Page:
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This is some background information on the things heard in the audio file. I will be quoting my own paper in this, as well as some of the writers that we have looked at over the course of the class.
First off, the idea that games rot your brain by desensitization: “the tendency of violent video games to cause in its players a lessened sense of disgust and pity towards violent actions or scenes” is how I defined this desensitization in my paper, for the violent actions in video gaming. Understanding this idea is central to what was heard on the audio file above.
To provide evidence for my idea, I quoted a study done by Dr. Grafman of the National Institute of Neurological Disorders and Stroke where “young boys, ages 14-17, and showed them violent snippets of videos, giving them buttons to mark whether the videos they watched increased or decreased in aggressiveness”. They used this study of videos and applied it to video gaming, which I felt was a bit of a stretch. To sum up my apprehensions of the study: “it is a hard task to take this study, which only tested the effect of violent videos, and apply that same result to video games, which the experiment did not test. Nor were girls included in this study, so the results are not exactly true” for everyone. In any case, this is one example of how the perceived notion of video gaming causing desensitization may lead may parents (or like I said before, non-parents) to dismiss video games altogether.
Next, I commented on the release of dopamine in our systems, and the way video games may correlate to that. In another study that I looked at, researchers “compared video game addicts to former ecstasy users” in an attempt to “show the correlation between the traditional addicts and this new from of addiction, which the researchers believed did not get enough credit or thoughtful approach as did other, more common forms”. The way this was done, the researchers had both groups try their hand at a motor cross game, and the results were surprising for me to read. It was found that “playing a computer tank riding game can release dopamine in vivo in the human brain comparable to the dopamine released as a result of pharmacological challenge of amphetamines” (qtd from my paper). In this study, it was shown that people could become addicted to video games, or rather; train their brains to release dopamine (which makes us feel happiness) in regards to playing certain games. This is important to keep in mind when listening to the audio file, so you know exactly what I mean by desensitization of happiness. It’s not that the games necessarily make us feel less happiness. Our happiness does however become more controlled, and less spontaneous.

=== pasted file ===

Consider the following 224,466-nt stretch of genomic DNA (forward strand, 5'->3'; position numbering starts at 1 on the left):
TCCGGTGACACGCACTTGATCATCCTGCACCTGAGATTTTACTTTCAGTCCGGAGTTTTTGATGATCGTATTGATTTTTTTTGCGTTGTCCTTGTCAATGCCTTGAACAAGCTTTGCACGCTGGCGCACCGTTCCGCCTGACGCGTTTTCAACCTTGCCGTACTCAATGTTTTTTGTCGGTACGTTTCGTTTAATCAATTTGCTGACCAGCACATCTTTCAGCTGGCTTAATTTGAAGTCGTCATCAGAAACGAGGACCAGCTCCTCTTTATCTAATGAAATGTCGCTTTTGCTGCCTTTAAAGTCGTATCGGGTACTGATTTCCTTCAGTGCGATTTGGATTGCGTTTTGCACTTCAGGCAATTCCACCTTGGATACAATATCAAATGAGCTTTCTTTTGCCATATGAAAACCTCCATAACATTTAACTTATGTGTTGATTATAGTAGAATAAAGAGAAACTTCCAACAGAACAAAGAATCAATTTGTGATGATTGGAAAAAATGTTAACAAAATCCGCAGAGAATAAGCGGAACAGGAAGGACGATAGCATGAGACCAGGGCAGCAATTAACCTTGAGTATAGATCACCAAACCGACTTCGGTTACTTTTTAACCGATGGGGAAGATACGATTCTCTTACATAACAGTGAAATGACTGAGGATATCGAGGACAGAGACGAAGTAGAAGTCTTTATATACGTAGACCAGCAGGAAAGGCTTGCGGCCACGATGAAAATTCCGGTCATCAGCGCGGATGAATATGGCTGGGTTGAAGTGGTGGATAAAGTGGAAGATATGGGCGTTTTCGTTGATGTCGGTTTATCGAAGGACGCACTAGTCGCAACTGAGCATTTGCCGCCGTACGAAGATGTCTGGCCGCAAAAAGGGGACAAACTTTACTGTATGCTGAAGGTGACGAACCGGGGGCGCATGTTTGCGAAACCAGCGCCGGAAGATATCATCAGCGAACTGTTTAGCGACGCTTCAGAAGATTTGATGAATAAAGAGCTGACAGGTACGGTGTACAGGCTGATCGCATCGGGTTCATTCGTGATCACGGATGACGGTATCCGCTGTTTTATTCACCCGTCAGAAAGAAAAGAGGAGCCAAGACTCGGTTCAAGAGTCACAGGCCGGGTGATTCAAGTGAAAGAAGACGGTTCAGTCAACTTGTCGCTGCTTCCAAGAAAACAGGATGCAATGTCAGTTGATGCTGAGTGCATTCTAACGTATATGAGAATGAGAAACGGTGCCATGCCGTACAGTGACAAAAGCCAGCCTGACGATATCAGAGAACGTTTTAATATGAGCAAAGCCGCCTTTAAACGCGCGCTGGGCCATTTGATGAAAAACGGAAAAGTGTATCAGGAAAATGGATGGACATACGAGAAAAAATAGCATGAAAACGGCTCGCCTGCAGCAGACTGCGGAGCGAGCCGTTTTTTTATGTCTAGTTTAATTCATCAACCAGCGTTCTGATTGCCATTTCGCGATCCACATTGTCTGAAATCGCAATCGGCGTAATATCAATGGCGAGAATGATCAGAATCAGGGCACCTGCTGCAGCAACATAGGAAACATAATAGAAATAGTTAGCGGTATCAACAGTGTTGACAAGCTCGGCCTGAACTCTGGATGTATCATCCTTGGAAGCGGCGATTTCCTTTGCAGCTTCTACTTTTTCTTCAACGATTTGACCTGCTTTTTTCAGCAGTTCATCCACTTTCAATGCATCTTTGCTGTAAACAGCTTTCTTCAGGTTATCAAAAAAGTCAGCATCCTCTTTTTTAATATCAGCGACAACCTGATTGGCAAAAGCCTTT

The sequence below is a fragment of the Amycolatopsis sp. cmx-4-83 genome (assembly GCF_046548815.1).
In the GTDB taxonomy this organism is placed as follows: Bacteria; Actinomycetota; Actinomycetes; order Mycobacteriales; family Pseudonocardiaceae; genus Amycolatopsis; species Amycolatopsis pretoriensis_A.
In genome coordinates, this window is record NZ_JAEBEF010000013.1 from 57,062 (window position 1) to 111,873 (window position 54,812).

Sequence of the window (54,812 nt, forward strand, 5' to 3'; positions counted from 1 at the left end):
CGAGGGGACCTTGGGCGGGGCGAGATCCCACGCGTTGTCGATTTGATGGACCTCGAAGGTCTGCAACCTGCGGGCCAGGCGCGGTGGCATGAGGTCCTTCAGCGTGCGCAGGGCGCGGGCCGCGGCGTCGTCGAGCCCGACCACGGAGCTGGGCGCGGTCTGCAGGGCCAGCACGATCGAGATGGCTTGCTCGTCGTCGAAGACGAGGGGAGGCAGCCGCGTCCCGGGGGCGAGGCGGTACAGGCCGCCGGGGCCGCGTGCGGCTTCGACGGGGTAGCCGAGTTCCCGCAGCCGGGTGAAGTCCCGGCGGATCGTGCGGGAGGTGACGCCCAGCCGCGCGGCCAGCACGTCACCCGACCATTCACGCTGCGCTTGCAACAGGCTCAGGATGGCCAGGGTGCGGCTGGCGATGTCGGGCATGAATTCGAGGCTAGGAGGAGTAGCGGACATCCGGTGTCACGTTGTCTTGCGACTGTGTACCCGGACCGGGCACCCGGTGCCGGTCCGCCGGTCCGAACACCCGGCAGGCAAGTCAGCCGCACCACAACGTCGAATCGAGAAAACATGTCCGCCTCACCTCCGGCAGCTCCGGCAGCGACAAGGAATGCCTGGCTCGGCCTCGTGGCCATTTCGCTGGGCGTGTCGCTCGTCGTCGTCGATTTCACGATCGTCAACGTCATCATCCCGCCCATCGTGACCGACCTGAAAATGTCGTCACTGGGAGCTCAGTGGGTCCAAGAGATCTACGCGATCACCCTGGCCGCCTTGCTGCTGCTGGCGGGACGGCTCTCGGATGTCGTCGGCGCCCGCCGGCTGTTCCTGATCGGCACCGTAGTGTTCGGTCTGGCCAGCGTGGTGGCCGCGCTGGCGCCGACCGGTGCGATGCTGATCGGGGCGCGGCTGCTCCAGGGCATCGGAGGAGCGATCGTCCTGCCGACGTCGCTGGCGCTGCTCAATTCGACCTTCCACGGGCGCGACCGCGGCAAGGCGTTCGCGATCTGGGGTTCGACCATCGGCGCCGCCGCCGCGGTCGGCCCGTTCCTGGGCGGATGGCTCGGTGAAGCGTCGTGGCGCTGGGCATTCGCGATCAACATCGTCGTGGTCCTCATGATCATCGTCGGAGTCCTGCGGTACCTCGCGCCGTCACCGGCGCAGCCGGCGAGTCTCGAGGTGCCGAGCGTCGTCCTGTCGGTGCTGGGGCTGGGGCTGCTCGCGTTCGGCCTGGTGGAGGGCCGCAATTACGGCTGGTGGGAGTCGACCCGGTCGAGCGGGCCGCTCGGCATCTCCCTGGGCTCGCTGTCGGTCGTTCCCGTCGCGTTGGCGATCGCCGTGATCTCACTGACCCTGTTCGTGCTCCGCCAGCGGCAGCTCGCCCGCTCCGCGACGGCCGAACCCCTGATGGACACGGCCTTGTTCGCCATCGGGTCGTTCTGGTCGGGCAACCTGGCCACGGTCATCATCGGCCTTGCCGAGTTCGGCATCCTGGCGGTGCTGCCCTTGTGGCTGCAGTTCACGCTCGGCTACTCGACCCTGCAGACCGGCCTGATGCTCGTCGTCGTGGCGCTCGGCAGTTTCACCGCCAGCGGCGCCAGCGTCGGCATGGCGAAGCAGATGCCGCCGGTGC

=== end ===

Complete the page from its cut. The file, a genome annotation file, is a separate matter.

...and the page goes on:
To elaborate more on Koster’s thoughts regarding change and the brain, I know we all read the same book, but I’m including what he said exactly to refresh memories. “The brain craves stimuli… This doesn’t mean it necessarily craves new experiences-mostly, it just craves new data…a new experience might force a whole new system on the brain, and often the brain doesn’t like that. It’s disruptive. The brain doesn’t like to do more work that it has to”. Koster says what I spoke of briefly perfectly. Those who are used to the system without video games find it hard to suddenly becoming accepting of something that seems so new and so different. They may not want to try and understand the new technology just as their brains don’t want to learn new patterns, so the easiest way to solve this problem is to label games as bad sources of entertainment. If they made it a social misstep to play games, then nobody will have to stress out over not being able to accept it.
Bogost instead looked at games not from the mental point of view, but the social. He understood that games have some sort of negative image, and the way to fix that for him, instead of fixing the problem as stated above, was by letting games take there natural course. This means he wants a world were “gamers will be an anomaly”. He also states “if we’re very fortunate, they’ll disappear altogether. Instead, we’ll just find people, ordinary people of all sorts. And sometimes those people will play videogames. And it won’t be a big deal, at all”. However, I think this is the exact kind of solution the problem in the paragraph above needs, and stated so in my audio file.
So here is the background information regarding the audio file. Perhaps you all could listen to it again, and see what new meanings you uncover?